The imported conversion data can take up to 9 hours to reflect on the Google Ads reports. Because of this reason, the conversion data between Google Ads and analytics can be temporarily out of sync.

#10 Not all Google Ads conversions can be tracked in Google Analytics

There are certain categories of conversions that can not be tracked in GA at present.

For example, the following Google Ads conversions can not be tracked in GA at present:

#1 Cross-account conversions – these are the conversions that resulted from your ads created in multiple Google Ads account.

#2 Phone call conversions – conversions that resulted from phone call extensions or phone numbers embedded on your website.

#3 View-through conversions – conversions that resulted from the viewing (impression) of your video/display ad. For example, a person saw your ad (but not clicked it) and then later completed a conversion on your website, which can be counted as a view-through conversion in Google Ads.

#4 Cross-device conversions – the conversions which resulted from an ad click on a different device. For example, a person clicks on your ad, on one device and then later completed a conversion on your website via a different device, which can be counted as a cross-device conversion in Google Ads.

#5 Cross browser conversions – the conversions which resulted from an ad click on a different web browser. For example, a person clicks on your ad, on one web browser and then later completed a conversion on your website via a different web browser, can be counted as a cross-browser conversion in Google Ads. Cross browsers conversions are included in ‘All Conversions’ in Google Ads and are not reported separately.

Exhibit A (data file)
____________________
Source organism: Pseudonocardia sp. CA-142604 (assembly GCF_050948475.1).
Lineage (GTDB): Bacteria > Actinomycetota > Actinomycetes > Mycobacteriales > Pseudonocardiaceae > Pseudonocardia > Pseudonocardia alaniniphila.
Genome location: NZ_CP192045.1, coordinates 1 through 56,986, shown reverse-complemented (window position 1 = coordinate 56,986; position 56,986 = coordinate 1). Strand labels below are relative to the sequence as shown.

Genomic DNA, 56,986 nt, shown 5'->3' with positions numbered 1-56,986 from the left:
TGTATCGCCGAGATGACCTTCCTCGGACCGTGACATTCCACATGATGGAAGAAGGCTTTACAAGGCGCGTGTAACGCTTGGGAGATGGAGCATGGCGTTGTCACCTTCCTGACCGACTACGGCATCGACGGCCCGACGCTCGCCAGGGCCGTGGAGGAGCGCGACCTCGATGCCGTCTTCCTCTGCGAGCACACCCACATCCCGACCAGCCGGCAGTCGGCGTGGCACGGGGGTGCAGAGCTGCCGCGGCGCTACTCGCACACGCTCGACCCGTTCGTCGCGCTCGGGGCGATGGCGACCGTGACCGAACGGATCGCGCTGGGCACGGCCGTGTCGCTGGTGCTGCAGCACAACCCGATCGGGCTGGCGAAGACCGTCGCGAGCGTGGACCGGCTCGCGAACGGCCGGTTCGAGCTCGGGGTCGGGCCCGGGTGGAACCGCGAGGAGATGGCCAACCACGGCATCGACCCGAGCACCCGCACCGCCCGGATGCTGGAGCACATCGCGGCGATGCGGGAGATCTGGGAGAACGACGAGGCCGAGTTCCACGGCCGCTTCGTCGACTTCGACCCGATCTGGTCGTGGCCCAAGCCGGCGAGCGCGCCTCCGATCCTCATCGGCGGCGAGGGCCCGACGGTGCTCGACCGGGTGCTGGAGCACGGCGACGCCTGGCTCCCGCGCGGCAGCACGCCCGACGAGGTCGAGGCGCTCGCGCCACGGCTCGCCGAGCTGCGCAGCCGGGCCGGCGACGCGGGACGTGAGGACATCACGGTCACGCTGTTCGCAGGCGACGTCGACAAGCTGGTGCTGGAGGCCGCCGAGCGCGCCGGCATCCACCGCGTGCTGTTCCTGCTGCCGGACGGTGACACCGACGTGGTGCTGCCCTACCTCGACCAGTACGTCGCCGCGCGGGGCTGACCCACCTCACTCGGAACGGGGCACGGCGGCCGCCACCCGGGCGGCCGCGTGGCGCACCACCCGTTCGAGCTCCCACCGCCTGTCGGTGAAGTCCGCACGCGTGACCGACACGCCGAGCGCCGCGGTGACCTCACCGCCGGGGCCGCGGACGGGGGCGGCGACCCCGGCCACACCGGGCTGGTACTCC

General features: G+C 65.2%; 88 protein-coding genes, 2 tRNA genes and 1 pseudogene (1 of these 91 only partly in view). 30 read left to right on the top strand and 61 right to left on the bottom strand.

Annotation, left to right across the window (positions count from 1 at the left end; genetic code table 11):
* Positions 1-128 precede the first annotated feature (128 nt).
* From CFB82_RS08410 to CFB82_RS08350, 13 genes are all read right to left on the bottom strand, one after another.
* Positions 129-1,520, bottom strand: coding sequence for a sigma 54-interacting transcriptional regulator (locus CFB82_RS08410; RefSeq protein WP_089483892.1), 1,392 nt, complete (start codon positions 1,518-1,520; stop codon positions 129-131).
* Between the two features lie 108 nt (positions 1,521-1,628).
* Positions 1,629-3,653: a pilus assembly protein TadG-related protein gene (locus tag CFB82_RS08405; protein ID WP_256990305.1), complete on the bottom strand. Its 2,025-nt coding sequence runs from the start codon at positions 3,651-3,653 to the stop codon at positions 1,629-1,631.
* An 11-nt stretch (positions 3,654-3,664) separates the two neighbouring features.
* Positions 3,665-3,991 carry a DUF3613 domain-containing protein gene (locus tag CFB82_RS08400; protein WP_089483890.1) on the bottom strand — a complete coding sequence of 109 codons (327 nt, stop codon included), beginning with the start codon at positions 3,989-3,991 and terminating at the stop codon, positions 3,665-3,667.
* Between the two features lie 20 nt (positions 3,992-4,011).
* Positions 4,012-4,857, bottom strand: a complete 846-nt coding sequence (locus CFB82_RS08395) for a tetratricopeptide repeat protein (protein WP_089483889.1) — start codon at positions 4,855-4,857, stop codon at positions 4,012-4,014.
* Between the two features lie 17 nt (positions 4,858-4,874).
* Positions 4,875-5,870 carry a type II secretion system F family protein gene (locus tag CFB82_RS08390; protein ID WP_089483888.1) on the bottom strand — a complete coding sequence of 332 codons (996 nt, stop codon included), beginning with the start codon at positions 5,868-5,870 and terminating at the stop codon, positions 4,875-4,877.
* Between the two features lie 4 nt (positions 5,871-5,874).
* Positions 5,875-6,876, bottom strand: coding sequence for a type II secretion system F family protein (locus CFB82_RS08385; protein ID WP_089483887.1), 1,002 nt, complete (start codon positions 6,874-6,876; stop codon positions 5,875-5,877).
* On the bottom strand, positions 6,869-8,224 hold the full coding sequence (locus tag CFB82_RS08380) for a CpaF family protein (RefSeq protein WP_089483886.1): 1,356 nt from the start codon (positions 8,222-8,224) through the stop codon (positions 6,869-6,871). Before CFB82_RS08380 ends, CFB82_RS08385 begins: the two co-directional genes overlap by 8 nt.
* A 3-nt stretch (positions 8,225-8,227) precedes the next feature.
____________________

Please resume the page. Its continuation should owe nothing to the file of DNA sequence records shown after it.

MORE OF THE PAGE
#6 Store visits conversions – the conversions which resulted from a visit to your physical store (shop, hotel, restaurant, etc) after a click on your Google ad.

To learn about other differences between Google Analytics and Google Ads data, read the article: Why Google Ads and Google Analytics data don’t match & how to fix it

 

Do you know the difference between Web Analytics and Google Analytics?


99.99% of course creators themselves don’t know the difference between Web analytics, Google Analytics (GA) and Google Tag Manager (GTM).

So they are teaching GA and GTM in the name of teaching Web analytics.

They just copy each other. Monkey see, monkey do.

But Web analytics is not about GA, GTM.

It is about analyzing and interpreting data, setting up goals, strategies and KPIs.

It’s about creating strategic roadmap for your business.


Web Analytics is the core skill. Google Analytics is just a tool used to implement ‘Web Analytics’.

You can also implement ‘Web analytics’ via other tools like ‘adobe analytics’, ‘kissmetrics’ etc.

Using Google Analytics without the good understanding of ‘Web analytics’ is like driving around in a car, in a big city without understanding the traffic rules and road signs.

You are either likely to end up somewhere other than your destination or you get involved in an accident.


You learn data analysis and interpretation from Web analytics and not from Google Analytics.

The direction in which your analysis will move, will determine the direction in which your marketing campaigns and eventually your company will move to get the highest possible return on investment.

You get that direction from ‘Web analytics’ and not from ‘Google Analytics’.


You learn to set up KPIs, strategies and measurement framework for your business from ‘Web analytics’ and not from ‘Google Analytics’.